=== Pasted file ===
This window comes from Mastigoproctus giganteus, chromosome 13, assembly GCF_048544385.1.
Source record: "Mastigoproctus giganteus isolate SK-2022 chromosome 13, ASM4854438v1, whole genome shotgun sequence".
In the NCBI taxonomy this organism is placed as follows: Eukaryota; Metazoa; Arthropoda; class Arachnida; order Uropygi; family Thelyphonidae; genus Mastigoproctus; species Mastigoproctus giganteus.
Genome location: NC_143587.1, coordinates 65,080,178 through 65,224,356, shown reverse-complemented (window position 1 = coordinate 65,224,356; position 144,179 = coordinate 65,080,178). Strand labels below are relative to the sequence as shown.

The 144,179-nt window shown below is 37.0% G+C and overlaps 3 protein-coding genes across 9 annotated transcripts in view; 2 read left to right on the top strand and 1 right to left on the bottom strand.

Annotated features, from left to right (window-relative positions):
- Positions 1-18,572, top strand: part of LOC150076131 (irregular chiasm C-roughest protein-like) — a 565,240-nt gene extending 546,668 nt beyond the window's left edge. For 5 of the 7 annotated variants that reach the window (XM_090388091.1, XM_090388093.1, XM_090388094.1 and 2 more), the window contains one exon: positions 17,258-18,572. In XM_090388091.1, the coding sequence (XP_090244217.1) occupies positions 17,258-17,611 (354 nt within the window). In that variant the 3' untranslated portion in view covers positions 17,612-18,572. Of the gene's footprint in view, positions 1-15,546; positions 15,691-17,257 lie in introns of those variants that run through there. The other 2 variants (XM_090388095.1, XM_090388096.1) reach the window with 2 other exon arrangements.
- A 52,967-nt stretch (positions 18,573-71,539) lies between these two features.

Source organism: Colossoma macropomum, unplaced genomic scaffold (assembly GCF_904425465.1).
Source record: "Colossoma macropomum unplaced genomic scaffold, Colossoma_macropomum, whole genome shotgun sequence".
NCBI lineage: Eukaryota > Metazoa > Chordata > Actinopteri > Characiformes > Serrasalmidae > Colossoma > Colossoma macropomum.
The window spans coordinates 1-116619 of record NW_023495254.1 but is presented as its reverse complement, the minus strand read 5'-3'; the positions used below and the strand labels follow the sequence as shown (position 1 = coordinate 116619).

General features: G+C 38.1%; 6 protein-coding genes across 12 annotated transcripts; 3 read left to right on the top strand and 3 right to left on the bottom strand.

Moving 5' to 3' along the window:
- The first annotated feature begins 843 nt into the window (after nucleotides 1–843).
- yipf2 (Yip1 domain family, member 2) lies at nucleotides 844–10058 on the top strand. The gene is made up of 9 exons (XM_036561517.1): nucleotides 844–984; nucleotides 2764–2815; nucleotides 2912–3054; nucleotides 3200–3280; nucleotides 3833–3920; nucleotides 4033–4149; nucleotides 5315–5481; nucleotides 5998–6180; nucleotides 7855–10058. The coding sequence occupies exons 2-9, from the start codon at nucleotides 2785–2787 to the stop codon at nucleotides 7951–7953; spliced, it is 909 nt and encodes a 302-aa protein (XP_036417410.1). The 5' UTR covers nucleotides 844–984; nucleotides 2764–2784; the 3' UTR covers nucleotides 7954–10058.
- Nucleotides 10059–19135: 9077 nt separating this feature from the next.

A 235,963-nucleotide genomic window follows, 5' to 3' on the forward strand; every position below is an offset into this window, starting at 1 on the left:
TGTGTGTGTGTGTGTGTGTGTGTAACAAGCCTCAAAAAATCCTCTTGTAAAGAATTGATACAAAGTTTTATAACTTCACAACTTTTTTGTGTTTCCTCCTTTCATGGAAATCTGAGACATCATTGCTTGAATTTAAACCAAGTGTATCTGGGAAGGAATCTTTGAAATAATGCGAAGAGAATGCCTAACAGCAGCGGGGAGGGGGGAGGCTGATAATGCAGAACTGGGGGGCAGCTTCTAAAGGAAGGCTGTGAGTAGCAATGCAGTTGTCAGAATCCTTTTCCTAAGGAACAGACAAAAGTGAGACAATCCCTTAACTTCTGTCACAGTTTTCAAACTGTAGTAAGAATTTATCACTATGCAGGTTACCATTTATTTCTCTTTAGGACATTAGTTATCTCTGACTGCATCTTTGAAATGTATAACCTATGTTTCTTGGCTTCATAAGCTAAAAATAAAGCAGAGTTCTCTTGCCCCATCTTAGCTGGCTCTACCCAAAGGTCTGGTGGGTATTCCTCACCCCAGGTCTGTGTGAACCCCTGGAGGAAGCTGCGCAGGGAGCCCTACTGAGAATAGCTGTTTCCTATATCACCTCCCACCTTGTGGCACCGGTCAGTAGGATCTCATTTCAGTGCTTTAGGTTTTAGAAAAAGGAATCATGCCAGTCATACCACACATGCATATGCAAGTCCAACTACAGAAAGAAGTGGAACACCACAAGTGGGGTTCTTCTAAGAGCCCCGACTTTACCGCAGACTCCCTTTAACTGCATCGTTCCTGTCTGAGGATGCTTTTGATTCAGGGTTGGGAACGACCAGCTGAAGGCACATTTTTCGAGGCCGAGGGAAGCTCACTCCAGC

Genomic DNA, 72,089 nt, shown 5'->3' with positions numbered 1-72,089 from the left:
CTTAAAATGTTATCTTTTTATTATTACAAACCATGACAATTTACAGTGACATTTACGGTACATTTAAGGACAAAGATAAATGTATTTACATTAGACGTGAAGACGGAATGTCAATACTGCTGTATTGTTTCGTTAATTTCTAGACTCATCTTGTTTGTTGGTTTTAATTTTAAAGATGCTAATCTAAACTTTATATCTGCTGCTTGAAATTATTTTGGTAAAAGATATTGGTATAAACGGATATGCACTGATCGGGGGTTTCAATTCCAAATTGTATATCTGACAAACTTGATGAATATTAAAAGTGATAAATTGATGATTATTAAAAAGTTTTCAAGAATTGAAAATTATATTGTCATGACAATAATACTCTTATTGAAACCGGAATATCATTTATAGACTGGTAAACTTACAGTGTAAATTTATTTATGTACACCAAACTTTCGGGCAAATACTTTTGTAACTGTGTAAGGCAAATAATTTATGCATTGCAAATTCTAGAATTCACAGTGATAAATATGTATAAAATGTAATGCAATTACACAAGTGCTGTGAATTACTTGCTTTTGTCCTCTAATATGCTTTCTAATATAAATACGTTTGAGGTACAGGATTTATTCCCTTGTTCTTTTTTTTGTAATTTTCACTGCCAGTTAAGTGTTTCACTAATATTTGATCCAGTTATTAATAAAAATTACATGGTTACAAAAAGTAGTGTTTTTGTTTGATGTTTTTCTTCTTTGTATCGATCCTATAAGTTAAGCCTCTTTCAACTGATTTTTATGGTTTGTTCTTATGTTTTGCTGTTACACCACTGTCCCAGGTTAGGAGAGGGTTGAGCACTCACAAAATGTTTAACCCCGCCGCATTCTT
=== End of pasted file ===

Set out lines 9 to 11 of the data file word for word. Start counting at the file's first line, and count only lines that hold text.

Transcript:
Source organism: Colossoma macropomum, unplaced genomic scaffold (assembly GCF_904425465.1).
Source record: "Colossoma macropomum unplaced genomic scaffold, Colossoma_macropomum, whole genome shotgun sequence".
NCBI lineage: Eukaryota > Metazoa > Chordata > Actinopteri > Characiformes > Serrasalmidae > Colossoma > Colossoma macropomum.